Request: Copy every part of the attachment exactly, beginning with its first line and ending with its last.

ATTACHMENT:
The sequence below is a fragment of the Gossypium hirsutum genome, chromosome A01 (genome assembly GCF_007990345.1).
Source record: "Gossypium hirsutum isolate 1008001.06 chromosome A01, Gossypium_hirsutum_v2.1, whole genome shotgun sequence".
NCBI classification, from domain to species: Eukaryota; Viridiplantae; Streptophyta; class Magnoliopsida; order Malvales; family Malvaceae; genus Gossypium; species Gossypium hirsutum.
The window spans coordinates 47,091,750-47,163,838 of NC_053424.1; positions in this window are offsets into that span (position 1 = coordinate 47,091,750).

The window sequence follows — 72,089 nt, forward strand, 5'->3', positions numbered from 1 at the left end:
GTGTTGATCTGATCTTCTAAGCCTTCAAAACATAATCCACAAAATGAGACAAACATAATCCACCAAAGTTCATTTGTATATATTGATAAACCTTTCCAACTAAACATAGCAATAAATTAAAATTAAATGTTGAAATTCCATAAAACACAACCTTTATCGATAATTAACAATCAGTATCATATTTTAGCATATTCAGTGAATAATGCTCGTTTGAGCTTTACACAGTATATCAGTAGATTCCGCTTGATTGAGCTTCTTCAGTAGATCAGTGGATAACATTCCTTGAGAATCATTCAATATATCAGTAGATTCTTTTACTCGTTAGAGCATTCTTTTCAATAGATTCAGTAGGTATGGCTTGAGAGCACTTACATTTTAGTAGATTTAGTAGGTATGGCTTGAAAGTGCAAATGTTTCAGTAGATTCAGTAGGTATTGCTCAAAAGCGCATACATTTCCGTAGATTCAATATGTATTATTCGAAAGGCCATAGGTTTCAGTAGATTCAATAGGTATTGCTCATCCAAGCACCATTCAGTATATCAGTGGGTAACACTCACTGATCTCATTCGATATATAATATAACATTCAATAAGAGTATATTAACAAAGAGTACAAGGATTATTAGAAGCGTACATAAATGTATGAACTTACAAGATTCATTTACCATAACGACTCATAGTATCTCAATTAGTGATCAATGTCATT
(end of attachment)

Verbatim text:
The sequence below is a fragment of the Gossypium hirsutum genome, chromosome A01 (genome assembly GCF_007990345.1).
Source record: "Gossypium hirsutum isolate 1008001.06 chromosome A01, Gossypium_hirsutum_v2.1, whole genome shotgun sequence".
NCBI classification, from domain to species: Eukaryota; Viridiplantae; Streptophyta; class Magnoliopsida; order Malvales; family Malvaceae; genus Gossypium; species Gossypium hirsutum.
The window spans coordinates 47,091,750-47,163,838 of NC_053424.1; positions in this window are offsets into that span (position 1 = coordinate 47,091,750).

The window sequence follows — 72,089 nt, forward strand, 5'->3', positions numbered from 1 at the left end:
GTGTTGATCTGATCTTCTAAGCCTTCAAAACATAATCCACAAAATGAGACAAACATAATCCACCAAAGTTCATTTGTATATATTGATAAACCTTTCCAACTAAACATAGCAATAAATTAAAATTAAATGTTGAAATTCCATAAAACACAACCTTTATCGATAATTAACAATCAGTATCATATTTTAGCATATTCAGTGAATAATGCTCGTTTGAGCTTTACACAGTATATCAGTAGATTCCGCTTGATTGAGCTTCTTCAGTAGATCAGTGGATAACATTCCTTGAGAATCATTCAATATATCAGTAGATTCTTTTACTCGTTAGAGCATTCTTTTCAATAGATTCAGTAGGTATGGCTTGAGAGCACTTACATTTTAGTAGATTTAGTAGGTATGGCTTGAAAGTGCAAATGTTTCAGTAGATTCAGTAGGTATTGCTCAAAAGCGCATACATTTCCGTAGATTCAATATGTATTATTCGAAAGGCCATAGGTTTCAGTAGATTCAATAGGTATTGCTCATCCAAGCACCATTCAGTATATCAGTGGGTAACACTCACTGATCTCATTCGATATATAATATAACATTCAATAAGAGTATATTAACAAAGAGTACAAGGATTATTAGAAGCGTACATAAATGTATGAACTTACAAGATTCATTTACCATAACGACTCATAGTATCTCAATTAGTGATCAATGTCATT